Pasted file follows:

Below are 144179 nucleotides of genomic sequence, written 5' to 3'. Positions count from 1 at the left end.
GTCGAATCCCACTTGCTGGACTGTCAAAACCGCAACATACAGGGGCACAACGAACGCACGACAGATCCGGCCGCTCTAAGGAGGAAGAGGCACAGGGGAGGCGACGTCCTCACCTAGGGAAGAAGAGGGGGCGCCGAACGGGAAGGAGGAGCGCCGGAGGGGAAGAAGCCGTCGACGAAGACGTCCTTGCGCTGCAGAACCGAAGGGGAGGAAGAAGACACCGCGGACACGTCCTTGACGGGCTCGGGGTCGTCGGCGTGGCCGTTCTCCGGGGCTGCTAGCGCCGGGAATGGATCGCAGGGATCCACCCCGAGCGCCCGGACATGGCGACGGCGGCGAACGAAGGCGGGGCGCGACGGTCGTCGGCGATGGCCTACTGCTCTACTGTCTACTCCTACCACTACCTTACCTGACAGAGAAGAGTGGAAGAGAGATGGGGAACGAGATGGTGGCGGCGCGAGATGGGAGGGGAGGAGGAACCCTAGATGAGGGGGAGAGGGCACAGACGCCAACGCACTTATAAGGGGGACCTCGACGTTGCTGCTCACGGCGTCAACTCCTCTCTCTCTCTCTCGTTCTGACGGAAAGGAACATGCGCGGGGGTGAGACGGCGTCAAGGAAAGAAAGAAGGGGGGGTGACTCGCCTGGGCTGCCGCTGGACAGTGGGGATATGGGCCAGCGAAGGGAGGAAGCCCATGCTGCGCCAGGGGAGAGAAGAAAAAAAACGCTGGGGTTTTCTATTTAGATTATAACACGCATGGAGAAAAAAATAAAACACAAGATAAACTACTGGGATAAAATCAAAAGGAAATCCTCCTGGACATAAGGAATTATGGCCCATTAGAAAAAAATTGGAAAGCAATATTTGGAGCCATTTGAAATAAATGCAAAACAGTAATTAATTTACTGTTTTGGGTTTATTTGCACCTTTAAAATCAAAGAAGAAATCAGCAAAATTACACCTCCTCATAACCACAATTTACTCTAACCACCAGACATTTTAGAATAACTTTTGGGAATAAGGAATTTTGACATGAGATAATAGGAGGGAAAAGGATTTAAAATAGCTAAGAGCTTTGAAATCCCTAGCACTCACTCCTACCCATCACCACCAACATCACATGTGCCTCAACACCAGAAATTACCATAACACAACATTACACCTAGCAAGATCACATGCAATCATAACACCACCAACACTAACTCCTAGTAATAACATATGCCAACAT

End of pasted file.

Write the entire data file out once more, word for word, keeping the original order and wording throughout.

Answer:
Below are 144179 nucleotides of genomic sequence, written 5' to 3'. Positions count from 1 at the left end.
GTCGAATCCCACTTGCTGGACTGTCAAAACCGCAACATACAGGGGCACAACGAACGCACGACAGATCCGGCCGCTCTAAGGAGGAAGAGGCACAGGGGAGGCGACGTCCTCACCTAGGGAAGAAGAGGGGGCGCCGAACGGGAAGGAGGAGCGCCGGAGGGGAAGAAGCCGTCGACGAAGACGTCCTTGCGCTGCAGAACCGAAGGGGAGGAAGAAGACACCGCGGACACGTCCTTGACGGGCTCGGGGTCGTCGGCGTGGCCGTTCTCCGGGGCTGCTAGCGCCGGGAATGGATCGCAGGGATCCACCCCGAGCGCCCGGACATGGCGACGGCGGCGAACGAAGGCGGGGCGCGACGGTCGTCGGCGATGGCCTACTGCTCTACTGTCTACTCCTACCACTACCTTACCTGACAGAGAAGAGTGGAAGAGAGATGGGGAACGAGATGGTGGCGGCGCGAGATGGGAGGGGAGGAGGAACCCTAGATGAGGGGGAGAGGGCACAGACGCCAACGCACTTATAAGGGGGACCTCGACGTTGCTGCTCACGGCGTCAACTCCTCTCTCTCTCTCTCGTTCTGACGGAAAGGAACATGCGCGGGGGTGAGACGGCGTCAAGGAAAGAAAGAAGGGGGGGTGACTCGCCTGGGCTGCCGCTGGACAGTGGGGATATGGGCCAGCGAAGGGAGGAAGCCCATGCTGCGCCAGGGGAGAGAAGAAAAAAAACGCTGGGGTTTTCTATTTAGATTATAACACGCATGGAGAAAAAAATAAAACACAAGATAAACTACTGGGATAAAATCAAAAGGAAATCCTCCTGGACATAAGGAATTATGGCCCATTAGAAAAAAATTGGAAAGCAATATTTGGAGCCATTTGAAATAAATGCAAAACAGTAATTAATTTACTGTTTTGGGTTTATTTGCACCTTTAAAATCAAAGAAGAAATCAGCAAAATTACACCTCCTCATAACCACAATTTACTCTAACCACCAGACATTTTAGAATAACTTTTGGGAATAAGGAATTTTGACATGAGATAATAGGAGGGAAAAGGATTTAAAATAGCTAAGAGCTTTGAAATCCCTAGCACTCACTCCTACCCATCACCACCAACATCACATGTGCCTCAACACCAGAAATTACCATAACACAACATTACACCTAGCAAGATCACATGCAATCATAACACCACCAACACTAACTCCTAGTAATAACATATGCCAACAT